As we Enter a new School Year, Which Uses of Technology Hold the Most Promise to Impact Learning?
Well, it’s that time of year again … the start of a new school year. With it often comes the irresistible urge to make another list, or even better … many lists! Lists help us to plan, and they can also help us reflect and assess.
One list I really enjoy putting together as we head into a new academic year is an updated look at which educational uses of technology have shown the most promise over the last year. Which tools and techniques most excite me as I look forward to another year of striving for continuous improvement as a technologist, and #edtech advocate! And as different technology uses take the spotlight, which of them are standing out a little more?
What will 2017 hold for education? There’s no shortage of articles and reports with predictions describing what to expect for the coming year. It’s tempting to be dismissive—scanning the headlines knowing that predictions are far from a sure bet. Yet for educators, considering trends across industries in conjunction with current developments in education is constructive, strategic and provides an edge; it gives insight, helps us prepare and be proactive. In this post I share my analysis of current trends and developments within higher education and k-12 and outline what to expect in 2017.
There’s a spate of articles on the Web across all sectors: education, business, consumer and design, all describing what to watch for—micro-credentialing, wearable technology, mobile, augmented reality and a host of others. Yet how are these trends applicable or relevant to educators? I analysed numerous sources, some specific to education and many not, to determine what will affect the education sector in 2017.
So, looking back and thinking forward, here are a dozen instructional uses of technology that are the most compelling right now. Some of these are BIG ideas, driving real change in our classrooms and schools, and some are simpler concepts that are making small but meaningful changes in how we engage our students on a day to day basis.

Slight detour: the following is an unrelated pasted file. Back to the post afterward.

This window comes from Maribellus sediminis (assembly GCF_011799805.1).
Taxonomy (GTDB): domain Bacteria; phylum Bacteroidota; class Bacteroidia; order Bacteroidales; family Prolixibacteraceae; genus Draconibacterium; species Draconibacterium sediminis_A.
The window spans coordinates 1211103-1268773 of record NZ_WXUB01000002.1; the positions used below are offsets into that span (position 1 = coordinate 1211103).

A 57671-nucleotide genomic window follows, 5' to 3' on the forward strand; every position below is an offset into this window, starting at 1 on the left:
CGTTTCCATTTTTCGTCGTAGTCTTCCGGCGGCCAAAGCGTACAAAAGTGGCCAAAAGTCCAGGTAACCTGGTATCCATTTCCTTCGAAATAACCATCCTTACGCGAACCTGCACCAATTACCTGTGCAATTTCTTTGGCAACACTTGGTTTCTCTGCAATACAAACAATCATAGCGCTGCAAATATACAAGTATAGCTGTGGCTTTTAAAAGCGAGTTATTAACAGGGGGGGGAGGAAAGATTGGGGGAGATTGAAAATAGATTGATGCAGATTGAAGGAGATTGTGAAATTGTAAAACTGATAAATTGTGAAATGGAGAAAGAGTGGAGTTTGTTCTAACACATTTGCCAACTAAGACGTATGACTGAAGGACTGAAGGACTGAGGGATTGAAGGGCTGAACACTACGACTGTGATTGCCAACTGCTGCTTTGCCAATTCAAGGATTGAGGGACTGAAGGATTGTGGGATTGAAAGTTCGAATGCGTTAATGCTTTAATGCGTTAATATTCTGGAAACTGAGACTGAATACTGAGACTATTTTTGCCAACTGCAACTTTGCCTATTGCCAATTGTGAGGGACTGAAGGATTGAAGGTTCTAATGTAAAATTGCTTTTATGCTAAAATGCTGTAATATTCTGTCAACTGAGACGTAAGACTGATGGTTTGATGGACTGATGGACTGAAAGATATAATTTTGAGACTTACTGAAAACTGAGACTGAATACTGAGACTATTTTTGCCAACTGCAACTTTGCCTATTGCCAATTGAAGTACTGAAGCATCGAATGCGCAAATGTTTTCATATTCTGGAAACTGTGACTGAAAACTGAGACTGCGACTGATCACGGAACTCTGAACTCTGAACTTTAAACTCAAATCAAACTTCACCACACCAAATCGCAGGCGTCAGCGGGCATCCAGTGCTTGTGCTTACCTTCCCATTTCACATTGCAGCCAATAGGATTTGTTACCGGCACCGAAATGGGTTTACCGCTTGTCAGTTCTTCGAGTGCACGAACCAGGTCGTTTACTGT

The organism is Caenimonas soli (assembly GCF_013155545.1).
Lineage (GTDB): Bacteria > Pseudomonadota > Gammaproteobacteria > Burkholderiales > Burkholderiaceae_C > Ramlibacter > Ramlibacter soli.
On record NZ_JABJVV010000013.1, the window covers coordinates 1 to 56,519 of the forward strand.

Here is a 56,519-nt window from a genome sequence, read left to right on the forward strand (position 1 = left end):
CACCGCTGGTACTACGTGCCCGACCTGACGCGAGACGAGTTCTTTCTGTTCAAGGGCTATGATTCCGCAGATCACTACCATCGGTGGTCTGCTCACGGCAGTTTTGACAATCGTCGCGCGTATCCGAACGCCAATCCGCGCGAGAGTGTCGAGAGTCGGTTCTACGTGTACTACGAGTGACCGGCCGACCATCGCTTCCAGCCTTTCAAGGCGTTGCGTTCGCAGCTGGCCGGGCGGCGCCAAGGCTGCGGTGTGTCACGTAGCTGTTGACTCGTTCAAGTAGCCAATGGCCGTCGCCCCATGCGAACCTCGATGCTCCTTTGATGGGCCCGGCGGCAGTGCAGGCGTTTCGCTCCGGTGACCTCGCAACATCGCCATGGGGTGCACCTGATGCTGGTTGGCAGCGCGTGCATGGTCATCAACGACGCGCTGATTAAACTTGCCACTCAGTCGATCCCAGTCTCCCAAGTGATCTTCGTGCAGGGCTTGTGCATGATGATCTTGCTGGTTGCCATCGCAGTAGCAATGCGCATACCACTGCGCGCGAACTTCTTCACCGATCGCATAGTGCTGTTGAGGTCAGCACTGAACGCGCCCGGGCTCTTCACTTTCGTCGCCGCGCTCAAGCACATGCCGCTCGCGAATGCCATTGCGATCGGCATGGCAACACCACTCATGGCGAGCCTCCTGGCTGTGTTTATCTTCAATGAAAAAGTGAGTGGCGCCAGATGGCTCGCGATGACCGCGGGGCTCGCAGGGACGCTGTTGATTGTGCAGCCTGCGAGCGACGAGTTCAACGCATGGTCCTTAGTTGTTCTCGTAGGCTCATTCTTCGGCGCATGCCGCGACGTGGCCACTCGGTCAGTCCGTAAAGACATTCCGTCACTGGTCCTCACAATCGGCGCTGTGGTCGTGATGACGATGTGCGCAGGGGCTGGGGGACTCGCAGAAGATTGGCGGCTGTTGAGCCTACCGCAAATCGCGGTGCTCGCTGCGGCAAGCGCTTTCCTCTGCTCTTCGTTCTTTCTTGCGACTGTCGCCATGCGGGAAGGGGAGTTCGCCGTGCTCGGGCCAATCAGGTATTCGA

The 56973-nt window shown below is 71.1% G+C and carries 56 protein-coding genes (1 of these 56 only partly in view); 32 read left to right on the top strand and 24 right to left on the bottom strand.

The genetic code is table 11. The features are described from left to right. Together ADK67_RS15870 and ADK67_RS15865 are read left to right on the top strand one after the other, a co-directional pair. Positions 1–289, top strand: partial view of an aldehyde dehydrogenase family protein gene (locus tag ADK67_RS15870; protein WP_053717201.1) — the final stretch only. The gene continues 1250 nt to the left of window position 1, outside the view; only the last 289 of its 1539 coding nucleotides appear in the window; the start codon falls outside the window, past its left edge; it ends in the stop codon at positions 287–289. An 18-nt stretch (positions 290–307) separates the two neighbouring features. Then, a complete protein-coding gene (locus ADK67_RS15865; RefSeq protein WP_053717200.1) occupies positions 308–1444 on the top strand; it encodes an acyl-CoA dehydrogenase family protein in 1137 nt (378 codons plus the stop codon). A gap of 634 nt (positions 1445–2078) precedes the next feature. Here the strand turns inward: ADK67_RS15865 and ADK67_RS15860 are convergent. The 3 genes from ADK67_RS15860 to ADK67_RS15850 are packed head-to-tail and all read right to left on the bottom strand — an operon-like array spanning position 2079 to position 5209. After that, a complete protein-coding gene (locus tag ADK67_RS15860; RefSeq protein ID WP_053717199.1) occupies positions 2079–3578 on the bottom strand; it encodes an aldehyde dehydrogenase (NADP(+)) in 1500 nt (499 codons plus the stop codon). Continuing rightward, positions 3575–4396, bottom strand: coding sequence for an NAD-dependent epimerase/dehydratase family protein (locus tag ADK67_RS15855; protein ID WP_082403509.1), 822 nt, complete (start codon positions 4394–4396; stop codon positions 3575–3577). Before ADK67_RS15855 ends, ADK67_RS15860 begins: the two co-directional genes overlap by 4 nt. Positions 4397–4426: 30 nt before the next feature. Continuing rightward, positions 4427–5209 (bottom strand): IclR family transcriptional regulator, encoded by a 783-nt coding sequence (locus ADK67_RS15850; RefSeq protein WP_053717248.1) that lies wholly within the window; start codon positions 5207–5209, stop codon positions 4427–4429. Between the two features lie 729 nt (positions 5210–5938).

Virtual Reality (VR) Adds New Dimension to Learning
VR is shaping up to be one of the largest technology turf wars of 2016. Several global companies have staked millions of dollars developing their brand of the technology, including Google, Samsung, HTC, Sony and the Facebook-backed Oculus. And in 2017 many of these iterations of the VR craze are set to go to market.
The immersive power of this technology has also caught the eye of Jon Phillips, managing director of strategy for worldwide education at Dell.
“I think as we head into the next year, we’re going to see more grassroots approaches to bringing technologies like that into the classroom, allowing students to learn experientially,” says Phillips.
Google is already on the case. Its Expeditions Pioneer program is bringing smartphone-powered Google Cardboard devices to classrooms across the country as a way to introduce students to VR technology.
AR is just so much fun and comes in many different flavours. Everything from free or inexpensive smartphone apps to full blown 3D workstations like those from zSpace. AR is just one of the coolest educational technologies that many educators have not even come across yet! To better understand AR in the classroom, check out how these teachers and students are using augmented reality.
Student Response Systems
Engaging with students and gathering feedback are two core benefits of technology in the classroom and Student Response Systems are designed to that end. While ‘SRS’ technology is by no means new, it has morphed considerably over the years, and continues to evolve and emerge.
The first SRS were costly proprietary clickers, but today’s best SRS are free and device independent, which is opening them up to many more educators to use in their classrooms. Tools like Kahoot and Quiz socket enable students to participate in interactive surveys, questions, quizzes, etc., from a phone, tablet, or computer. There is also a great low-tech alternative called ‘Plickers‘ that has garnered a lot of well-deserved attention.